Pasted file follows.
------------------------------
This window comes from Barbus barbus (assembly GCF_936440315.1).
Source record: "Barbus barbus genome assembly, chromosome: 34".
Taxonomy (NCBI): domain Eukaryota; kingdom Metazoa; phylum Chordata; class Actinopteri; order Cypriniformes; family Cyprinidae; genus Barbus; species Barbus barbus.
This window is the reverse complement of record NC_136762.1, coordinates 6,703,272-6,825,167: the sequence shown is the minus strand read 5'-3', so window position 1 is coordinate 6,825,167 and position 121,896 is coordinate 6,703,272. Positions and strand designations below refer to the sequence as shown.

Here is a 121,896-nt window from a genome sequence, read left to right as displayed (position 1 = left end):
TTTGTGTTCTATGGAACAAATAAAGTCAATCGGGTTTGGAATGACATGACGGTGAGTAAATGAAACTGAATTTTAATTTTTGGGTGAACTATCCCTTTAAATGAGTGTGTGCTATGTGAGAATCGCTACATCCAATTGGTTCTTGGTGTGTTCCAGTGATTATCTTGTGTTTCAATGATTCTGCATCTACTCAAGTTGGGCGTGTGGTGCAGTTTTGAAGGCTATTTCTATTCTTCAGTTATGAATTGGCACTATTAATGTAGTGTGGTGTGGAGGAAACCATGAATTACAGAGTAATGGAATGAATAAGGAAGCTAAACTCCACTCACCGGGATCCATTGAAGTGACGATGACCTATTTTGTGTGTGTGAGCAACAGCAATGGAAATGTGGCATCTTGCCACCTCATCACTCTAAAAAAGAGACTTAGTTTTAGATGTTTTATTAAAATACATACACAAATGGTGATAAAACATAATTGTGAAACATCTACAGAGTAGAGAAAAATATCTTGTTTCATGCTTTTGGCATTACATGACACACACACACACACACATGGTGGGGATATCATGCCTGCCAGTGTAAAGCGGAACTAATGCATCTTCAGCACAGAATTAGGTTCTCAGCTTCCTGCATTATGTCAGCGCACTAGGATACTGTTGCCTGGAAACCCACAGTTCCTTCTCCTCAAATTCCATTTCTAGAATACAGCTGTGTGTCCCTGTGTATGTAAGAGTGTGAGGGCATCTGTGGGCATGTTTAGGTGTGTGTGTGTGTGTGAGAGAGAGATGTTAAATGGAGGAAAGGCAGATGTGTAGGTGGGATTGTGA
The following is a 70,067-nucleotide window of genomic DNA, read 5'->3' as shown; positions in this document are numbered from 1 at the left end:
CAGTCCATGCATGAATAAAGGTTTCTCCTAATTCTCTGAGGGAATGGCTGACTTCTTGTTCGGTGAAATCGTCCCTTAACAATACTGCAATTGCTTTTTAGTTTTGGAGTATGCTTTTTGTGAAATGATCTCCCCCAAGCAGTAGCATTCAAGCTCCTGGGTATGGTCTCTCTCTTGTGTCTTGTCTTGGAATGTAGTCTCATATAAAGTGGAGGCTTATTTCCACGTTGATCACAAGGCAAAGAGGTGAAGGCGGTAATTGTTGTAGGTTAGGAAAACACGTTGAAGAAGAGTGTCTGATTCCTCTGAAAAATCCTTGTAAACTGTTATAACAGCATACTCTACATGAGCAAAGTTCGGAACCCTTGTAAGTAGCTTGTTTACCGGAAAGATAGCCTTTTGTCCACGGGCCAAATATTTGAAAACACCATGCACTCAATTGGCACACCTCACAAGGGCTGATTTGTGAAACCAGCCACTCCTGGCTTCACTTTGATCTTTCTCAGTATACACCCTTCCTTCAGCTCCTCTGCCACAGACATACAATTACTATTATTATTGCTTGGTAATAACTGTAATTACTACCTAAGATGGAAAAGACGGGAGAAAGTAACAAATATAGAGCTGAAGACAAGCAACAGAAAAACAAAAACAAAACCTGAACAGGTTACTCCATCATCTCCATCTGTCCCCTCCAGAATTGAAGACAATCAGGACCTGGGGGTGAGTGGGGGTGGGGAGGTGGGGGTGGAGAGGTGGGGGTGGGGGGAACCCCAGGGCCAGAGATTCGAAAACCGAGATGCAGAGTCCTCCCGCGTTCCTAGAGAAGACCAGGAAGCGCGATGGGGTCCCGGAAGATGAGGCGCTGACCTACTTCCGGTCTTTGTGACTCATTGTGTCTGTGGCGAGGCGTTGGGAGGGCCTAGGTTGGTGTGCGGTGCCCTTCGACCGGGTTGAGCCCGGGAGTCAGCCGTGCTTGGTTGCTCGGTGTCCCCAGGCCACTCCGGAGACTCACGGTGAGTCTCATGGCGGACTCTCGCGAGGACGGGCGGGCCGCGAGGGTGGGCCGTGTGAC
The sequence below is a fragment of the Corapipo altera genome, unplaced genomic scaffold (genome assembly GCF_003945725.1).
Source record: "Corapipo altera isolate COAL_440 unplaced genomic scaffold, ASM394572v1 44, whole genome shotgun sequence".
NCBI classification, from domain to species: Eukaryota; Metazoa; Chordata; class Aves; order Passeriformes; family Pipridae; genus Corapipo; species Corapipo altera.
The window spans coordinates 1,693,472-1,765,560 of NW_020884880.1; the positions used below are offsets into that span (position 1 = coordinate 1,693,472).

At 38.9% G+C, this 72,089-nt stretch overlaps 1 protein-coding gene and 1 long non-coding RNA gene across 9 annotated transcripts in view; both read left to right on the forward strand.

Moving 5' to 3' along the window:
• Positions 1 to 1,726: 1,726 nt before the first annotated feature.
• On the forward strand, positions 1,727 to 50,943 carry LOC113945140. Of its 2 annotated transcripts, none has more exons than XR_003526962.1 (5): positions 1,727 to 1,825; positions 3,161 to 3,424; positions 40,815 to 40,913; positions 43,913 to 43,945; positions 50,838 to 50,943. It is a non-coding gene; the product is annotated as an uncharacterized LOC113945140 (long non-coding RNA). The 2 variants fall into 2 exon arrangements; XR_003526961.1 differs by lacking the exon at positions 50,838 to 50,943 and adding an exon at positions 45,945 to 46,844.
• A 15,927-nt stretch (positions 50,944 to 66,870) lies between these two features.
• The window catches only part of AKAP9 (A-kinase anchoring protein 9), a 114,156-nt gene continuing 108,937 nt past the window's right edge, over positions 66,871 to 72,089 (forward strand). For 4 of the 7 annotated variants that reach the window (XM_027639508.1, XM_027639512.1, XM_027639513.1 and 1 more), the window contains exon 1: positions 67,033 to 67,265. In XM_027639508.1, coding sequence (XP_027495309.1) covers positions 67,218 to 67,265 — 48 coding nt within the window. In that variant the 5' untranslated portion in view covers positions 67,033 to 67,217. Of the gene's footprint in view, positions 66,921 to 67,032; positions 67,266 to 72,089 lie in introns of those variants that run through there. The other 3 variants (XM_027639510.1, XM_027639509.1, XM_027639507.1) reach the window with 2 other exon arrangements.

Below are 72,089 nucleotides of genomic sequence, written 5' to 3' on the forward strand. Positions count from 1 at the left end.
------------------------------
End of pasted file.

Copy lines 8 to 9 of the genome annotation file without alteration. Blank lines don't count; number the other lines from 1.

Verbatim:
CAGTCCATGCATGAATAAAGGTTTCTCCTAATTCTCTGAGGGAATGGCTGACTTCTTGTTCGGTGAAATCGTCCCTTAACAATACTGCAATTGCTTTTTAGTTTTGGAGTATGCTTTTTGTGAAATGATCTCCCCCAAGCAGTAGCATTCAAGCTCCTGGGTATGGTCTCTCTCTTGTGTCTTGTCTTGGAATGTAGTCTCATATAAAGTGGAGGCTTATTTCCACGTTGATCACAAGGCAAAGAGGTGAAGGCGGTAATTGTTGTAGGTTAGGAAAACACGTTGAAGAAGAGTGTCTGATTCCTCTGAAAAATCCTTGTAAACTGTTATAACAGCATACTCTACATGAGCAAAGTTCGGAACCCTTGTAAGTAGCTTGTTTACCGGAAAGATAGCCTTTTGTCCACGGGCCAAATATTTGAAAACACCATGCACTCAATTGGCACACCTCACAAGGGCTGATTTGTGAAACCAGCCACTCCTGGCTTCACTTTGATCTTTCTCAGTATACACCCTTCCTTCAGCTCCTCTGCCACAGACATACAATTACTATTATTATTGCTTGGTAATAACTGTAATTACTACCTAAGATGGAAAAGACGGGAGAAAGTAACAAATATAGAGCTGAAGACAAGCAACAGAAAAACAAAAACAAAACCTGAACAGGTTACTCCATCATCTCCATCTGTCCCCTCCAGAATTGAAGACAATCAGGACCTGGGGGTGAGTGGGGGTGGGGAGGTGGGGGTGGAGAGGTGGGGGTGGGGGGAACCCCAGGGCCAGAGATTCGAAAACCGAGATGCAGAGTCCTCCCGCGTTCCTAGAGAAGACCAGGAAGCGCGATGGGGTCCCGGAAGATGAGGCGCTGACCTACTTCCGGTCTTTGTGACTCATTGTGTCTGTGGCGAGGCGTTGGGAGGGCCTAGGTTGGTGTGCGGTGCCCTTCGACCGGGTTGAGCCCGGGAGTCAGCCGTGCTTGGTTGCTCGGTGTCCCCAGGCCACTCCGGAGACTCACGGTGAGTCTCATGGCGGACTCTCGCGAGGACGGGCGGGCCGCGAGGGTGGGCCGTGTGAC
The sequence below is a fragment of the Corapipo altera genome, unplaced genomic scaffold (genome assembly GCF_003945725.1).